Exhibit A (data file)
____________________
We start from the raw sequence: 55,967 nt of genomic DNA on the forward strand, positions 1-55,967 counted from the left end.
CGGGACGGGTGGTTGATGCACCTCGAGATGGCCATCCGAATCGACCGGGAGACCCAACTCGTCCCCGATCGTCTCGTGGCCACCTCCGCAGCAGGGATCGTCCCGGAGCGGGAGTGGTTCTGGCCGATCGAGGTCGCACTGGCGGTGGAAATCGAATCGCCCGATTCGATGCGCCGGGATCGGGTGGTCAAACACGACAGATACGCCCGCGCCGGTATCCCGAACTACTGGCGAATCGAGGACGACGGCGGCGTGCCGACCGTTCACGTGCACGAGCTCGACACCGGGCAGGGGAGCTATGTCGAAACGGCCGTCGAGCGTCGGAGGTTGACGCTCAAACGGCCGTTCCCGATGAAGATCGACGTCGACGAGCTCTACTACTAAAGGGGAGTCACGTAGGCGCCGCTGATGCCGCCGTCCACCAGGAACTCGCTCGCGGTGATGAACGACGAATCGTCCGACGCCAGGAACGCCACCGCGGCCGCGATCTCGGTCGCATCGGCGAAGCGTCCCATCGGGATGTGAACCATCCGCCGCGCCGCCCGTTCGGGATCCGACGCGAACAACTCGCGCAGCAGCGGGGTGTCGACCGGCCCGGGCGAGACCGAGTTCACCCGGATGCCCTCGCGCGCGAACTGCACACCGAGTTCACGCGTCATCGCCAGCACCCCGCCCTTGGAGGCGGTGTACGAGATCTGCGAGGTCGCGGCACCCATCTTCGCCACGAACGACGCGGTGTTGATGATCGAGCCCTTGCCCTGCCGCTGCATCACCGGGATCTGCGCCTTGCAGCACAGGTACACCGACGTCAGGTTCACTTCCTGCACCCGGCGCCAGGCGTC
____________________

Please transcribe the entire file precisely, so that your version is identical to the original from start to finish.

We start from the raw sequence: 55,967 nt of genomic DNA on the forward strand, positions 1-55,967 counted from the left end.
CGGGACGGGTGGTTGATGCACCTCGAGATGGCCATCCGAATCGACCGGGAGACCCAACTCGTCCCCGATCGTCTCGTGGCCACCTCCGCAGCAGGGATCGTCCCGGAGCGGGAGTGGTTCTGGCCGATCGAGGTCGCACTGGCGGTGGAAATCGAATCGCCCGATTCGATGCGCCGGGATCGGGTGGTCAAACACGACAGATACGCCCGCGCCGGTATCCCGAACTACTGGCGAATCGAGGACGACGGCGGCGTGCCGACCGTTCACGTGCACGAGCTCGACACCGGGCAGGGGAGCTATGTCGAAACGGCCGTCGAGCGTCGGAGGTTGACGCTCAAACGGCCGTTCCCGATGAAGATCGACGTCGACGAGCTCTACTACTAAAGGGGAGTCACGTAGGCGCCGCTGATGCCGCCGTCCACCAGGAACTCGCTCGCGGTGATGAACGACGAATCGTCCGACGCCAGGAACGCCACCGCGGCCGCGATCTCGGTCGCATCGGCGAAGCGTCCCATCGGGATGTGAACCATCCGCCGCGCCGCCCGTTCGGGATCCGACGCGAACAACTCGCGCAGCAGCGGGGTGTCGACCGGCCCGGGCGAGACCGAGTTCACCCGGATGCCCTCGCGCGCGAACTGCACACCGAGTTCACGCGTCATCGCCAGCACCCCGCCCTTGGAGGCGGTGTACGAGATCTGCGAGGTCGCGGCACCCATCTTCGCCACGAACGACGCGGTGTTGATGATCGAGCCCTTGCCCTGCCGCTGCATCACCGGGATCTGCGCCTTGCAGCACAGGTACACCGACGTCAGGTTCACTTCCTGCACCCGGCGCCAGGCGTC